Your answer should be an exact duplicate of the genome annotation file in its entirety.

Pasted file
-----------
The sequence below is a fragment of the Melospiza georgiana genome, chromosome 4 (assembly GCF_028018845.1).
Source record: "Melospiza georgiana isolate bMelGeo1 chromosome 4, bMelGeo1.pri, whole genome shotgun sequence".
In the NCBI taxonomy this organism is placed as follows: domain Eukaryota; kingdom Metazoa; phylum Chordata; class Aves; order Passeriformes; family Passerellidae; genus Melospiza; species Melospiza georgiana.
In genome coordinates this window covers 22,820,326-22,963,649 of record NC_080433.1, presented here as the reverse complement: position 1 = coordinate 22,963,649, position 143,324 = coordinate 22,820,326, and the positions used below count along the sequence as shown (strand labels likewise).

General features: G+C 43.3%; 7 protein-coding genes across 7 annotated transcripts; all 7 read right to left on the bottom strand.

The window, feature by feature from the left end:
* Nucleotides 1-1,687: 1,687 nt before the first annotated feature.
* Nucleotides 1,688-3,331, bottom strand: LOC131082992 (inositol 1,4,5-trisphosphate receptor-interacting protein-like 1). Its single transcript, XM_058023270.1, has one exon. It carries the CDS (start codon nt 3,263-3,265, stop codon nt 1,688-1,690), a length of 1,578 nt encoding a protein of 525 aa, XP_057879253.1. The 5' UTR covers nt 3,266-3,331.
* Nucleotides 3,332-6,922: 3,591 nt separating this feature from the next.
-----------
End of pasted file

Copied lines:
The sequence below is a fragment of the Melospiza georgiana genome, chromosome 4 (assembly GCF_028018845.1).
Source record: "Melospiza georgiana isolate bMelGeo1 chromosome 4, bMelGeo1.pri, whole genome shotgun sequence".
In the NCBI taxonomy this organism is placed as follows: domain Eukaryota; kingdom Metazoa; phylum Chordata; class Aves; order Passeriformes; family Passerellidae; genus Melospiza; species Melospiza georgiana.
In genome coordinates this window covers 22,820,326-22,963,649 of record NC_080433.1, presented here as the reverse complement: position 1 = coordinate 22,963,649, position 143,324 = coordinate 22,820,326, and the positions used below count along the sequence as shown (strand labels likewise).

General features: G+C 43.3%; 7 protein-coding genes across 7 annotated transcripts; all 7 read right to left on the bottom strand.

The window, feature by feature from the left end:
* Nucleotides 1-1,687: 1,687 nt before the first annotated feature.
* Nucleotides 1,688-3,331, bottom strand: LOC131082992 (inositol 1,4,5-trisphosphate receptor-interacting protein-like 1). Its single transcript, XM_058023270.1, has one exon. It carries the CDS (start codon nt 3,263-3,265, stop codon nt 1,688-1,690), a length of 1,578 nt encoding a protein of 525 aa, XP_057879253.1. The 5' UTR covers nt 3,266-3,331.
* Nucleotides 3,332-6,922: 3,591 nt separating this feature from the next.